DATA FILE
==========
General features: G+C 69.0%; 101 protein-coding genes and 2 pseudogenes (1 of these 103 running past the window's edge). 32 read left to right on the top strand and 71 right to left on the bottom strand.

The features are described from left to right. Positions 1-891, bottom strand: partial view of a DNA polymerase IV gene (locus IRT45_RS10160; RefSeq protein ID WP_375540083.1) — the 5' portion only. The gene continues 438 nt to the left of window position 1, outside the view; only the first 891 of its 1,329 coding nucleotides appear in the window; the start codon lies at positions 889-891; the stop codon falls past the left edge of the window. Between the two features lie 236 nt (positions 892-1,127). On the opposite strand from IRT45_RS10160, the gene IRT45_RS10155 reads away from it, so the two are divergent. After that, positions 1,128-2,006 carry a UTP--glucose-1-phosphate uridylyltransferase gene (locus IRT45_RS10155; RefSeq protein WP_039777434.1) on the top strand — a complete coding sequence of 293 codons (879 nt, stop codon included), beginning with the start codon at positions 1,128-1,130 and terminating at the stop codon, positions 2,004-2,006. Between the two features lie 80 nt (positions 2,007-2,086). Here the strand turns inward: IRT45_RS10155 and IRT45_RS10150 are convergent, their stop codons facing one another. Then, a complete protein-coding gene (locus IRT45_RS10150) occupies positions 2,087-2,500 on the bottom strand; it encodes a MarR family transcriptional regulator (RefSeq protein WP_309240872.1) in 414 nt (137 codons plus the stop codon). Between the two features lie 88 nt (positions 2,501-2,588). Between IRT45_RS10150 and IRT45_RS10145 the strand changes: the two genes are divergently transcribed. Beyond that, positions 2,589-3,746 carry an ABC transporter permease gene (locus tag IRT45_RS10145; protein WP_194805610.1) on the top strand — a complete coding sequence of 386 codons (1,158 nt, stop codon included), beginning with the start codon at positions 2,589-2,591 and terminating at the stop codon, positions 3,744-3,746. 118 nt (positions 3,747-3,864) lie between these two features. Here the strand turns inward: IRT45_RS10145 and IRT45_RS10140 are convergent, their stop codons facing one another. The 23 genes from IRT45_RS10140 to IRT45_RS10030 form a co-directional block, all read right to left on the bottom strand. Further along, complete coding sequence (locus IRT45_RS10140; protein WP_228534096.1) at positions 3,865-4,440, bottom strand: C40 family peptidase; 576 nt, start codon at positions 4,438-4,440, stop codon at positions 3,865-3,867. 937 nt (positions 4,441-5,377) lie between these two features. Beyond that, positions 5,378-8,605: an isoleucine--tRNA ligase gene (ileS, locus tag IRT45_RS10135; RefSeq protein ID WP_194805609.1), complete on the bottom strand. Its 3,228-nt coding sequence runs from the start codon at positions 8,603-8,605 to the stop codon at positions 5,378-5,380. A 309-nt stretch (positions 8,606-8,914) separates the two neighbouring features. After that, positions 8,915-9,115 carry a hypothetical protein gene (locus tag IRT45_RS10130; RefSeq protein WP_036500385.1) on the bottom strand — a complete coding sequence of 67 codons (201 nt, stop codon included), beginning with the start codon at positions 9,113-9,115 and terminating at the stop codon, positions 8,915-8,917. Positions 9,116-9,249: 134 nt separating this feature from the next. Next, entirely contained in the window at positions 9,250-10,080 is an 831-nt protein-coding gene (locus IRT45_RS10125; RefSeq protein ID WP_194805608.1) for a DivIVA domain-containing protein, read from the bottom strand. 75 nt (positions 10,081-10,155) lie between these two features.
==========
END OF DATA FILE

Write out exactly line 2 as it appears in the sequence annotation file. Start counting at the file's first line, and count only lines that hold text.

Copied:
The features are described from left to right. Positions 1-891, bottom strand: partial view of a DNA polymerase IV gene (locus IRT45_RS10160; RefSeq protein ID WP_375540083.1) — the 5' portion only. The gene continues 438 nt to the left of window position 1, outside the view; only the first 891 of its 1,329 coding nucleotides appear in the window; the start codon lies at positions 889-891; the stop codon falls past the left edge of the window. Between the two features lie 236 nt (positions 892-1,127). On the opposite strand from IRT45_RS10160, the gene IRT45_RS10155 reads away from it, so the two are divergent. After that, positions 1,128-2,006 carry a UTP--glucose-1-phosphate uridylyltransferase gene (locus IRT45_RS10155; RefSeq protein WP_039777434.1) on the top strand — a complete coding sequence of 293 codons (879 nt, stop codon included), beginning with the start codon at positions 1,128-1,130 and terminating at the stop codon, positions 2,004-2,006. Between the two features lie 80 nt (positions 2,007-2,086). Here the strand turns inward: IRT45_RS10155 and IRT45_RS10150 are convergent, their stop codons facing one another. Then, a complete protein-coding gene (locus IRT45_RS10150) occupies positions 2,087-2,500 on the bottom strand; it encodes a MarR family transcriptional regulator (RefSeq protein WP_309240872.1) in 414 nt (137 codons plus the stop codon). Between the two features lie 88 nt (positions 2,501-2,588). Between IRT45_RS10150 and IRT45_RS10145 the strand changes: the two genes are divergently transcribed. Beyond that, positions 2,589-3,746 carry an ABC transporter permease gene (locus tag IRT45_RS10145; protein WP_194805610.1) on the top strand — a complete coding sequence of 386 codons (1,158 nt, stop codon included), beginning with the start codon at positions 2,589-2,591 and terminating at the stop codon, positions 3,744-3,746. 118 nt (positions 3,747-3,864) lie between these two features. Here the strand turns inward: IRT45_RS10145 and IRT45_RS10140 are convergent, their stop codons facing one another. The 23 genes from IRT45_RS10140 to IRT45_RS10030 form a co-directional block, all read right to left on the bottom strand. Further along, complete coding sequence (locus IRT45_RS10140; protein WP_228534096.1) at positions 3,865-4,440, bottom strand: C40 family peptidase; 576 nt, start codon at positions 4,438-4,440, stop codon at positions 3,865-3,867. 937 nt (positions 4,441-5,377) lie between these two features. Beyond that, positions 5,378-8,605: an isoleucine--tRNA ligase gene (ileS, locus tag IRT45_RS10135; RefSeq protein ID WP_194805609.1), complete on the bottom strand. Its 3,228-nt coding sequence runs from the start codon at positions 8,603-8,605 to the stop codon at positions 5,378-5,380. A 309-nt stretch (positions 8,606-8,914) separates the two neighbouring features. After that, positions 8,915-9,115 carry a hypothetical protein gene (locus tag IRT45_RS10130; RefSeq protein WP_036500385.1) on the bottom strand — a complete coding sequence of 67 codons (201 nt, stop codon included), beginning with the start codon at positions 9,113-9,115 and terminating at the stop codon, positions 8,915-8,917. Positions 9,116-9,249: 134 nt separating this feature from the next. Next, entirely contained in the window at positions 9,250-10,080 is an 831-nt protein-coding gene (locus IRT45_RS10125; RefSeq protein ID WP_194805608.1) for a DivIVA domain-containing protein, read from the bottom strand. 75 nt (positions 10,081-10,155) lie between these two features.